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Separation: Pros and Cons

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What Is Separation?

Separation, or Legal Separation, is when a married couple makes an agreement about how to manage their affairs and assets while living apart, but they do not get a formal divorce. Legal Separation, like divorce, must be granted by a court order before it can be officially recognized by the state. Although couples may form a contract for separation outside of a court, separation will not be an official status until a judge agrees to recognize the agreement.

What Are the Benefits of Separation?

Separation appeals to certain married couples for a number of reasons: 

  • They have religious or ethical objections to getting divorced.
  • It allows one spouse to continue to receive insurance coverage through the other spouse's provider.
  • They hope to eventually fix their marriage problems but feel the need to live apart for some time.
  • They do not want to live together during the waiting period required in some states before their divorce is finalized (usually six months).
  • Separation can provide some tax benefits by stabilizing the couple's financial situation before their divorce is finalized.
  • It may allow one spouse to qualify for the social security or other pension benefits of the other spouse before legally divorcing. For example, military spouses may wish to take advantage of the benefits of the Uniformed Services Former Spouse Protection Act (USFSPA) which requires a marriage of at least 10 years.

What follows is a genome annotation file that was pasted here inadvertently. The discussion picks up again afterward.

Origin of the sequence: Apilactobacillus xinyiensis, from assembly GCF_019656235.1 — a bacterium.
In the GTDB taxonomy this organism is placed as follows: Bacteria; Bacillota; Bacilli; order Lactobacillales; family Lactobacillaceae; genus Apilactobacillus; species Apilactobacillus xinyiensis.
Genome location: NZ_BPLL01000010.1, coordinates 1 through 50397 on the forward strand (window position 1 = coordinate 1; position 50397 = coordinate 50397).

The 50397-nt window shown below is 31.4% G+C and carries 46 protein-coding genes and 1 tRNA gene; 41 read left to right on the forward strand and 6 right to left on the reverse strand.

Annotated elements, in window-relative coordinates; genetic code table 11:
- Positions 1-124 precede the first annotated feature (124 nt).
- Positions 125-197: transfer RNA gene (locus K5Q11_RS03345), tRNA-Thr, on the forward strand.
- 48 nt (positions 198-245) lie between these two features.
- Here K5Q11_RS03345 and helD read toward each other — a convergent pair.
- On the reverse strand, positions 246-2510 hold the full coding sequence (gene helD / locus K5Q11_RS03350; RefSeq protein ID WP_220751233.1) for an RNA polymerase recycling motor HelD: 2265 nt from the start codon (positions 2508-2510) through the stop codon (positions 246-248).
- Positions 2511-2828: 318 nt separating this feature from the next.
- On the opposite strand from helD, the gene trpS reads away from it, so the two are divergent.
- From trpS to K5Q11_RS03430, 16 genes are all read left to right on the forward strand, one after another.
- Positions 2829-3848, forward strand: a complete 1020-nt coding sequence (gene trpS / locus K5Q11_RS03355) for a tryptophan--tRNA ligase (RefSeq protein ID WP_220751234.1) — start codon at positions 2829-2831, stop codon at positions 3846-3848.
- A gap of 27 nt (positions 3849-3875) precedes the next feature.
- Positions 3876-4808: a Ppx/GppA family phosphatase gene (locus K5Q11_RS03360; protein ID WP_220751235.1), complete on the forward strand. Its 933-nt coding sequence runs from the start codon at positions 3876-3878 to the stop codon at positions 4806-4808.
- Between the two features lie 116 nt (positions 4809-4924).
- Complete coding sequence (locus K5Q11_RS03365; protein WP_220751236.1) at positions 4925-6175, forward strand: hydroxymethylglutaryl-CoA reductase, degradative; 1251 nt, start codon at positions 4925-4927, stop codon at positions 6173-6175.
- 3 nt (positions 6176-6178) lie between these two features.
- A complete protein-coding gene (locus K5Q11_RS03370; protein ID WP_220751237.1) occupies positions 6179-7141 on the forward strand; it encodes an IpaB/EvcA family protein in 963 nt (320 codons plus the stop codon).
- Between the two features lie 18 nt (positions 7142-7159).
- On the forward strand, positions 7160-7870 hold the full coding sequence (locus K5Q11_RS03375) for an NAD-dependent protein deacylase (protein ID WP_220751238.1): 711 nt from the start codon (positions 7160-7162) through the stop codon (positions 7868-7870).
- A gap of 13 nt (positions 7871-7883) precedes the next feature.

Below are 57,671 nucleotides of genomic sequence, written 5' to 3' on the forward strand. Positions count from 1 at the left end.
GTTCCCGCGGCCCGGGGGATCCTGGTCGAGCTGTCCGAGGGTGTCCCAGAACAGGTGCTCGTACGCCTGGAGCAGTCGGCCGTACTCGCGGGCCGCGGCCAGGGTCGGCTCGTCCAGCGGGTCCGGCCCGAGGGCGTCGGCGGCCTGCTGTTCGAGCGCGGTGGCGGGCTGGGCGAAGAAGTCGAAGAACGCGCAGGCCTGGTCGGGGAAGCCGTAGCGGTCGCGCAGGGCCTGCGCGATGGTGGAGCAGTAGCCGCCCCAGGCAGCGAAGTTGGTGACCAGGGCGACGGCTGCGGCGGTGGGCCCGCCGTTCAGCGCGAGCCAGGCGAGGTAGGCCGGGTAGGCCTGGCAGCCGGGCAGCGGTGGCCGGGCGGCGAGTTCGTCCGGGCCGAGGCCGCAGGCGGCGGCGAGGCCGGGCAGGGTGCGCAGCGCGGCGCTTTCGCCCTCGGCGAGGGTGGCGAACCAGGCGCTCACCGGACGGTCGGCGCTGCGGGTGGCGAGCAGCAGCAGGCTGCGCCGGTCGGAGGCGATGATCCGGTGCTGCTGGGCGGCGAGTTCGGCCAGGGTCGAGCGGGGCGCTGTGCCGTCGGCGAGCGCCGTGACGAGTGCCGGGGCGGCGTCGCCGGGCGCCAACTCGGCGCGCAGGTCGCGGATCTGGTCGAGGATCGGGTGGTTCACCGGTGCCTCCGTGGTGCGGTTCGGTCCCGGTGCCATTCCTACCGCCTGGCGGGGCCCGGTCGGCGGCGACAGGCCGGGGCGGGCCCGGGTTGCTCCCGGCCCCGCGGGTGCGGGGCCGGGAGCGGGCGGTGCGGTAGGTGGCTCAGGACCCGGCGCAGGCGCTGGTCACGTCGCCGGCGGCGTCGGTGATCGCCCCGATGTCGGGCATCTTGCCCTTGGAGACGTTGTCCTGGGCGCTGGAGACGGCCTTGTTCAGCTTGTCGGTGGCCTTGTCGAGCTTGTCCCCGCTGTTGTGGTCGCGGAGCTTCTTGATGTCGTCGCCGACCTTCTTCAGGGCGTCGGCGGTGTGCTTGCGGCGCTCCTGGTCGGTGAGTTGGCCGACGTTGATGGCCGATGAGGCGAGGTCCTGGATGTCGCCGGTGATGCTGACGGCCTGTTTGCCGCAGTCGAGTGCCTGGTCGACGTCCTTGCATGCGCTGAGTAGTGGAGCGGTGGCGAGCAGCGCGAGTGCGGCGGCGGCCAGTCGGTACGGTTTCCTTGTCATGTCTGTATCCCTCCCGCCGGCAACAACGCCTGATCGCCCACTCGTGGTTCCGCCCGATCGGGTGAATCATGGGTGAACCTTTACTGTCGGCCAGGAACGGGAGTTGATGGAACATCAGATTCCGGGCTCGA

What Are the Negative Aspects of Separation?

There are some aspects of separation that can make the divorce or annulment option more appropriate: 

  • A contract for separation that divides a married couple's property is often binding when they get divorced. This occurs because courts often use a contract for separation as the basis for a divorce contract.
  • Not all insurance policies continue to provide coverage to a spouse in the event of legal separation
  • Persons who are separated cannot get remarried until they formally divorce
  • If the couple has joint financial accounts or has entered into agreements together (for example, a mortgage), each spouse has access to those accounts and is liable for the payment of couple's debts

Do I Need a Family Law Attorney?

Depending on your financial situation and home situation (for example, if children are involved), separation can be a complicated process. To protect your assets and rights and ensure you are receiving your fair share when separating from your spouse, it is advisable to consult a family law attorney.

Photo of page author Peter Clarke

, LegalMatch Content Manager

Last Modified: 08-20-2014 07:23 PM PDT

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